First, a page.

Emine Mira Ava Hunter (née Burke) is an often-nomadic visual artist, born in Vancouver. She is a second-generation whirling dervish, an environmentalist, an optimist and she loves music, knitting and her disaster stray calico, Burak. She has spent the last decade touring the world at large with Mercan Dede, and is one of the original members of his performance ensemble Secret Tribe. She graduated from NSCAD University in Halifax, where she fell in love with her magnificent husband and primary collaborator, fellow visual artist Derek Hunter. She was awarded the Ellen Battell Stoeckel fellowship to study at Yale University, where she met Mary Mattingly. In 2009 Mira worked and lived onboard Waterpod™ project in New York City with Mary and Derek, among other artists, engineers and visionaries. She is currently pursuing her MFA at Columbia University in New York.
1.11 >>This semester I am taking the course Listening: An Ethnology of Sound at Columbia University with John Pemberton. As part of our investigation into everything audible, I have been making amateur sound environment recordings, writing about the process, and posting it on SoundCloud. This first recording was made in mid January walking the Upper West Side of New York. <top>
Soundwalk 013111 by gatherer
Walking the Upper West Side of New York City in winter, an excerpt. Written for the course Listening: An Ethnology of Sound with John Pemberton at Columbia University.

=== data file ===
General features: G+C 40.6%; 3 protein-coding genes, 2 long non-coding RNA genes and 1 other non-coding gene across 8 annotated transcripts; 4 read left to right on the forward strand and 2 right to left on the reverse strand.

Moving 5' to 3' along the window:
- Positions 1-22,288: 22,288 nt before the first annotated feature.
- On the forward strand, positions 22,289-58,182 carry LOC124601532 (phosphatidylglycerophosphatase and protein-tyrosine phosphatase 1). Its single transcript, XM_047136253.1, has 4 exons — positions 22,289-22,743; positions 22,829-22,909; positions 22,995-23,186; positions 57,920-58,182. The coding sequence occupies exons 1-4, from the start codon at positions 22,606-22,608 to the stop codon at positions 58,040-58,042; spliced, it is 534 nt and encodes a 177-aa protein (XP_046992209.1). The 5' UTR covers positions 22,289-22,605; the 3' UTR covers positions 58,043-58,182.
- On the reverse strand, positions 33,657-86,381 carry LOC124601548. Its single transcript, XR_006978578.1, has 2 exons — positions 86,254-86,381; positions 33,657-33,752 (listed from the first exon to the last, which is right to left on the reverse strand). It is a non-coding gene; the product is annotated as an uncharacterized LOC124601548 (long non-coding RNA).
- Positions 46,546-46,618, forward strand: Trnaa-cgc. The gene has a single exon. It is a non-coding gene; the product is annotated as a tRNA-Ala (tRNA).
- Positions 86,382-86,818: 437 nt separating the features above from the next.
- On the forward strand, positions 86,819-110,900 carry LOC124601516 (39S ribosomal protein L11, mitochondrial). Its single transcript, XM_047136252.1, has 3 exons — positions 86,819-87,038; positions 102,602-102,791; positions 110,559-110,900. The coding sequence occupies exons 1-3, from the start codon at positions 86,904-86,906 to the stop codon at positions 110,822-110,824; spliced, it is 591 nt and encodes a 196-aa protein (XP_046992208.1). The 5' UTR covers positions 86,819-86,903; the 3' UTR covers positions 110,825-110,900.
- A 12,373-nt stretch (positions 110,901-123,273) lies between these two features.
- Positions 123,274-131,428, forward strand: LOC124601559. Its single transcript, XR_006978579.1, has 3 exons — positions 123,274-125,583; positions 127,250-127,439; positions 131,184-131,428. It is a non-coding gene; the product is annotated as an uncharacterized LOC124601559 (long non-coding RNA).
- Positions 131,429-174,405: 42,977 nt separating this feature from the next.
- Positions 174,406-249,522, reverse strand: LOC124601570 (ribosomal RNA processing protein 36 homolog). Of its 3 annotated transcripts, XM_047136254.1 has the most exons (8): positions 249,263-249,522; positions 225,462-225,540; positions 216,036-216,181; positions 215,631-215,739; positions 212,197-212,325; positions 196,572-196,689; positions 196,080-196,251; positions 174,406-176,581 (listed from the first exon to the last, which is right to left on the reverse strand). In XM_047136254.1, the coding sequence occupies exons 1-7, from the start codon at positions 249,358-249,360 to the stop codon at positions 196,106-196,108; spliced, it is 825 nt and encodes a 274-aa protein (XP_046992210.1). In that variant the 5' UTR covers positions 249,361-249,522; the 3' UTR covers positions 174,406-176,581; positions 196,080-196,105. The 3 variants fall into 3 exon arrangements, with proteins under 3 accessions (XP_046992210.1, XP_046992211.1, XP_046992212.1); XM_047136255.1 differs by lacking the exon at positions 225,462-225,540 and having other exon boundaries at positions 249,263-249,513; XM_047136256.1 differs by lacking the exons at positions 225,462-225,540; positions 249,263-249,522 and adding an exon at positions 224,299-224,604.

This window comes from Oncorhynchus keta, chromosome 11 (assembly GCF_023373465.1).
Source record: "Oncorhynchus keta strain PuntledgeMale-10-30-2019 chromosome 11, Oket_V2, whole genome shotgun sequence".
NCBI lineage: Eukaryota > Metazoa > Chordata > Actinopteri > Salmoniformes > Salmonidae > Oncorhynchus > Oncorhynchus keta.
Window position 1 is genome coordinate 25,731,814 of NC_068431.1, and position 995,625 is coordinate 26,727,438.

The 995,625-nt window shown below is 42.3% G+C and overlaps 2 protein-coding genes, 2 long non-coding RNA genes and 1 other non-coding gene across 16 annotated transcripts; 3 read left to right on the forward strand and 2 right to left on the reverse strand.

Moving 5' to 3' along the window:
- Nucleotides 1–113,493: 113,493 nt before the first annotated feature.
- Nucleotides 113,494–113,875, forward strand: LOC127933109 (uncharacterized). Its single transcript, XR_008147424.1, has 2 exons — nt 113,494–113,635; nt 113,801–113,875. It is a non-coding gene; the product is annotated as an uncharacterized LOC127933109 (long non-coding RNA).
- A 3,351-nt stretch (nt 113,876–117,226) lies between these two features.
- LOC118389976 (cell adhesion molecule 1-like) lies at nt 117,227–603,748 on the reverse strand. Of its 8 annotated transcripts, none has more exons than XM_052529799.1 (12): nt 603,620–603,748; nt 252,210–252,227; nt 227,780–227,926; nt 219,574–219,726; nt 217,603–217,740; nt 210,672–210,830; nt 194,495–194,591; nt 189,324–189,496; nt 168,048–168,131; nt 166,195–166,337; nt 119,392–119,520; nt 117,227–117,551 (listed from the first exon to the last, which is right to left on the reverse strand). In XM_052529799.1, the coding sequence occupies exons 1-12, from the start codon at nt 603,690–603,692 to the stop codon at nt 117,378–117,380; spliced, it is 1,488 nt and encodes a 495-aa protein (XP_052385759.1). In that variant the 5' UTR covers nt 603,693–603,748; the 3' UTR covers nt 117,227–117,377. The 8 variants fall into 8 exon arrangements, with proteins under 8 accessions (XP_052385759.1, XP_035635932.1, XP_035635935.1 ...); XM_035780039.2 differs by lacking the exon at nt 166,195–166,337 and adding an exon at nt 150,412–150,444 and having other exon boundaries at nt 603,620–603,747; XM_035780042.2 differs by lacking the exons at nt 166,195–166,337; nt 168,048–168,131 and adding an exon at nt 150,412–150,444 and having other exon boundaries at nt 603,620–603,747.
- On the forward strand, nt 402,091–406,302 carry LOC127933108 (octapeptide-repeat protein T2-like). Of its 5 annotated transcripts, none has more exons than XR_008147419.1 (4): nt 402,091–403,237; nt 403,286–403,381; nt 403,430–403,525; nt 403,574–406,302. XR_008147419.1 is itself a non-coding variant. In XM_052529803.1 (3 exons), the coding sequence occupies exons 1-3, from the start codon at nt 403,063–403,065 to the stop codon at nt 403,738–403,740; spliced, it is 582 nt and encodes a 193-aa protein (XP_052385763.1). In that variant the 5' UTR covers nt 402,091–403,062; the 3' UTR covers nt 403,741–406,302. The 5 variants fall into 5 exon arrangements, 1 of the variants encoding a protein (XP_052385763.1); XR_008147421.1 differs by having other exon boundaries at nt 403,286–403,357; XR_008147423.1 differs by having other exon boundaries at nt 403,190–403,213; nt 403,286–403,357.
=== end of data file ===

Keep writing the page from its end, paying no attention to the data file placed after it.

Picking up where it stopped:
We begin to hear before we are born, four and a half months after conception. From then on, we develop in a continuous and luxurious bath of sounds: the song of our mother’s voice, the swash of her breathing, the trumpeting of her intestines, the timpani of her heart. – Walter Murch.
What is the quietest sound in my body? I am four and a half months pregnant today. A study conducted in Ireland using ultrasound, observed physical reactions in fetuses to measured pulses of sound 2 months before the completion of the ear. This would suggest that there is more to hearing than the ear alone. I have been acutely aware in this class that I am not the only one listening. I can only imagine how this other set of alien ears experiences our shared environment. It was less than one week ago that I first felt the ‘quickening’. I felt a delicate, fluttery sensation deep in my pelvis, like a caught moth trying to escape. Since that moment I have had a new sense with which to interpret how this tiny other hears and feels my world.
I bundled up against the cold for my soundwalk. The locks clicked open, the characteristic whine of an old metal spring sounded as I pulled the door towards me. The door closed with a sharp, heavy thud. The delicate chimes of metal on metal as my collection of keys locked the door behind me. It echoed in the tall space of the tiled foyer.
I opened the outer door into the street, and everything changed. The inside soft hum of the refrigerator and the distant din of outside traffic was replaced by the very real outside sound environment. My winter boots crunched against slick frozen snow accompanied by the shuffle of my heavy coat moving against my body with every stride, and the sounds of my inhale and exhale of chilled city air. I heard the drone of the generator hidden in the kebab cart on the corner, and the deep vibrating sounds of heavy trucks passing though the intersection.